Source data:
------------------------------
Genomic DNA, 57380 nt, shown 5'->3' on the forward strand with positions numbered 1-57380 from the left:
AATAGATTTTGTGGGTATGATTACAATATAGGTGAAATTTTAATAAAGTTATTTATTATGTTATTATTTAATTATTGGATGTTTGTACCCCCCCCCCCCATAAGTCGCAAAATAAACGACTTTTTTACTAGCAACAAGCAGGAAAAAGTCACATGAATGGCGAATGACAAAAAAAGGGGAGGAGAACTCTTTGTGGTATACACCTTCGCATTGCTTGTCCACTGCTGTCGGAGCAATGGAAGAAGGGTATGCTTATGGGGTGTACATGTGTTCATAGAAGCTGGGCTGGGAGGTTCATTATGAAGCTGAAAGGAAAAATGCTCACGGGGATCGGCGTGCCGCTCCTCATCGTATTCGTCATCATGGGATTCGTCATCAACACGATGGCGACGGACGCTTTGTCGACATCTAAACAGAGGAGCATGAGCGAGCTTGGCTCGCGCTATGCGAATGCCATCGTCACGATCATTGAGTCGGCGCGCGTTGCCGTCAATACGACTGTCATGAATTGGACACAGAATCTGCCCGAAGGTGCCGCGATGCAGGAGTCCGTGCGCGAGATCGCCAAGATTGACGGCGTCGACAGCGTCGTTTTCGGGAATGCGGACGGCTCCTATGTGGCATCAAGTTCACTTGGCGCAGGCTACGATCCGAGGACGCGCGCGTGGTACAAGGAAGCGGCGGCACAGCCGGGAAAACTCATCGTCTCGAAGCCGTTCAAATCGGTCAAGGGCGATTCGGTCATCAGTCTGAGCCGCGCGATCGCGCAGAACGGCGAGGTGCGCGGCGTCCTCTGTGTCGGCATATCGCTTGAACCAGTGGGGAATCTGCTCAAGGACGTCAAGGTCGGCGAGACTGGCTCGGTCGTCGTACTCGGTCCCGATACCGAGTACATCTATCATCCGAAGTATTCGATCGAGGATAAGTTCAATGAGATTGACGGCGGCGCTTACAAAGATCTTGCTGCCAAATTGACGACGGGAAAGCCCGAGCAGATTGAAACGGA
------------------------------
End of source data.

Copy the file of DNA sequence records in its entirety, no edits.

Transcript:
Genomic DNA, 57380 nt, shown 5'->3' on the forward strand with positions numbered 1-57380 from the left:
AATAGATTTTGTGGGTATGATTACAATATAGGTGAAATTTTAATAAAGTTATTTATTATGTTATTATTTAATTATTGGATGTTTGTACCCCCCCCCCCCATAAGTCGCAAAATAAACGACTTTTTTACTAGCAACAAGCAGGAAAAAGTCACATGAATGGCGAATGACAAAAAAAGGGGAGGAGAACTCTTTGTGGTATACACCTTCGCATTGCTTGTCCACTGCTGTCGGAGCAATGGAAGAAGGGTATGCTTATGGGGTGTACATGTGTTCATAGAAGCTGGGCTGGGAGGTTCATTATGAAGCTGAAAGGAAAAATGCTCACGGGGATCGGCGTGCCGCTCCTCATCGTATTCGTCATCATGGGATTCGTCATCAACACGATGGCGACGGACGCTTTGTCGACATCTAAACAGAGGAGCATGAGCGAGCTTGGCTCGCGCTATGCGAATGCCATCGTCACGATCATTGAGTCGGCGCGCGTTGCCGTCAATACGACTGTCATGAATTGGACACAGAATCTGCCCGAAGGTGCCGCGATGCAGGAGTCCGTGCGCGAGATCGCCAAGATTGACGGCGTCGACAGCGTCGTTTTCGGGAATGCGGACGGCTCCTATGTGGCATCAAGTTCACTTGGCGCAGGCTACGATCCGAGGACGCGCGCGTGGTACAAGGAAGCGGCGGCACAGCCGGGAAAACTCATCGTCTCGAAGCCGTTCAAATCGGTCAAGGGCGATTCGGTCATCAGTCTGAGCCGCGCGATCGCGCAGAACGGCGAGGTGCGCGGCGTCCTCTGTGTCGGCATATCGCTTGAACCAGTGGGGAATCTGCTCAAGGACGTCAAGGTCGGCGAGACTGGCTCGGTCGTCGTACTCGGTCCCGATACCGAGTACATCTATCATCCGAAGTATTCGATCGAGGATAAGTTCAATGAGATTGACGGCGGCGCTTACAAAGATCTTGCTGCCAAATTGACGACGGGAAAGCCCGAGCAGATTGAAACGGA